• Clearscope also reported that the word count on the page was a little bit under the recommended range (see above).
Auditing the page in SurferSEO reveals many missing phrases from the content
  • Similarly, when we audited the same page in SurferSEO SERP Analyzer, many recommended phrases were missing from the content.
  • Therefore, we have gathered 2 data points from separate tools that seem to indicate that the coverage of relevant keywords on theindigoproject.com.au page is poorer than other results on page one of the SERPs.
Ahrefs shows that theindigoproject.com.au homepage has 113 unique websites linking to it
  • We found lots of high authority links from recognizable media outlets such as new.yahoo.com, nypost.com, smh.com.au, timeout.com, news.com.au, and businessinsider.com.au pointed at the homepage URL.
SurferSEO shows that theindigoproject.com.au has a lower than average word count on its page

So after our analysis, does the lower word count of theindigoproject.com and lower content grade seem to stop it from performing well in the SERPs?

Not really.

In fact, the links it has achieved through digital PR has definitely contributed to why it ranks in 3rd position without having optimised onpage SEO.

Case study C: why michaelhill.com.au ranks #1

In our final demonstration, we analyzed the SERPs for the keyword ‘engagement rings’.

Ranking in the first position is michaelhill.com.au, an Australian retailer with many locations across the country and is a well-known jeweller.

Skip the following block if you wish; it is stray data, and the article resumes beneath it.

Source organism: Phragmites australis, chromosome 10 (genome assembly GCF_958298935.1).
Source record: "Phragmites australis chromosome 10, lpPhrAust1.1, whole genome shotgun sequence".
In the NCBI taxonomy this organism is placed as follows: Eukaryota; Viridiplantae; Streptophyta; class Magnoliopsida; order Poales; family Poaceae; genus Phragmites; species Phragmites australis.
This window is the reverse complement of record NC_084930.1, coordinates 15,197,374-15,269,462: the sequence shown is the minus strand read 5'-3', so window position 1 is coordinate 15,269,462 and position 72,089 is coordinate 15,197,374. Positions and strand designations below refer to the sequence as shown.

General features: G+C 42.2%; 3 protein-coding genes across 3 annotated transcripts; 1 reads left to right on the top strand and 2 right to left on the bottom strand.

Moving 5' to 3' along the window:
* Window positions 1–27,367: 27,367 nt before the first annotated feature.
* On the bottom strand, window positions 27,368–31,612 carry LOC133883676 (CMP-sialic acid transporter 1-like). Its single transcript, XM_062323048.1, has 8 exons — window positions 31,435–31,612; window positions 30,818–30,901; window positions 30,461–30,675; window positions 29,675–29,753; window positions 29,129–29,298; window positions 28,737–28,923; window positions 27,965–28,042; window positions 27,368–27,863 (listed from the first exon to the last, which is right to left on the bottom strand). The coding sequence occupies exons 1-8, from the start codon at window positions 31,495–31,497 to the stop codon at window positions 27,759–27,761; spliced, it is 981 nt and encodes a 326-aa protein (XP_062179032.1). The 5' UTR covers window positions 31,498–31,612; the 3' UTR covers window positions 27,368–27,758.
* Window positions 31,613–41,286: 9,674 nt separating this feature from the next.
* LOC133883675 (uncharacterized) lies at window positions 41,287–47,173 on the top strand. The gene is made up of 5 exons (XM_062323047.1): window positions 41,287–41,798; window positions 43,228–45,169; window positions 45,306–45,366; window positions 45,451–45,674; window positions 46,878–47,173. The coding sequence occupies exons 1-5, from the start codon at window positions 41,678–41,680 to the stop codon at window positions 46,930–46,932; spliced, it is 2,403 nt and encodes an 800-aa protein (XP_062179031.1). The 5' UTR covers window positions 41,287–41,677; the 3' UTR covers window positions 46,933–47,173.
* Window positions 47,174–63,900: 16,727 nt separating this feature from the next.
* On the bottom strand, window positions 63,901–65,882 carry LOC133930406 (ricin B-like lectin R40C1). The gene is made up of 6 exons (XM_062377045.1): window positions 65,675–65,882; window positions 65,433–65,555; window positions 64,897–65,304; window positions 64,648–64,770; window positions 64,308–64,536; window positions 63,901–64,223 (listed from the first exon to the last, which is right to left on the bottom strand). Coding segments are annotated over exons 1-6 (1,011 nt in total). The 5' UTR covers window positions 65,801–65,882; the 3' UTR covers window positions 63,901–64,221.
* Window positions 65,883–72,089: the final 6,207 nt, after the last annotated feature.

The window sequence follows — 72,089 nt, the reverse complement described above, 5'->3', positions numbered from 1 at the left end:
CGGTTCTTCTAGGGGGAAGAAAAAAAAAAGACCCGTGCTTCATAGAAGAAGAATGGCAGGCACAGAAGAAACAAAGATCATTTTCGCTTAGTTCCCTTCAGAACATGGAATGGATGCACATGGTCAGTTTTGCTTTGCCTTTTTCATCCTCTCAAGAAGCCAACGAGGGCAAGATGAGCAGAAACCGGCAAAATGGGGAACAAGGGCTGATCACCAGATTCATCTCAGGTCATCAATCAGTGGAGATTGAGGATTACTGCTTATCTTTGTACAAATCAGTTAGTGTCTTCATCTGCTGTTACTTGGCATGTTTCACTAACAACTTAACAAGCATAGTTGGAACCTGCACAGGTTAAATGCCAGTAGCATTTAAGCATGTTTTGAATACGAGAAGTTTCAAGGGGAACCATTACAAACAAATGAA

Here’s what we found (see below):

  • Page title, meta description, H1 and URL slug had evidence of keyword optimization.
  • C+ content grade from Clearscope and needed at least 500 additional words to hit the average word count.
  • Minimal page-level backlinks.
  • Has 1.5K referring domains.

While the content wasn’t amazing, the combination of internal links that pointed to this page and the CTR the page receives due to its brand recognition are probably reasons why it performs well.

Again, length of content had nothing to do with why michaelhill.com.au performs so well in the SERPs.

Word count is not a ranking factor or signal

From our analysis, it became evident that none of our findings supported the hypothesis that word count or content length had anything to do with whether or not a page performed well in Google search.

Instead, we found that links to the page or to the root domain can help, especially when the homepage and other pages link to the page using descriptive anchor text.

We found most ranking pages had optimized their page title, meta descriptions and URL slug with their primary keyword.

What this means for you is that you should be doing the same.

If word count doesn’t matter, how many times can I repeat a keyword in my content?

I suppose this is where I’m breaking off into a small tangent because one of the most common reasons why a page is stuck on page 2-3 is because the content has been over-optimized.

Here’s the thing – there is no golden ratio to how many times you can repeat a keyword before Google sees it as being over-optimized, And if there was such a thing such as keyword density, I doubt they would ever disclose it publicly.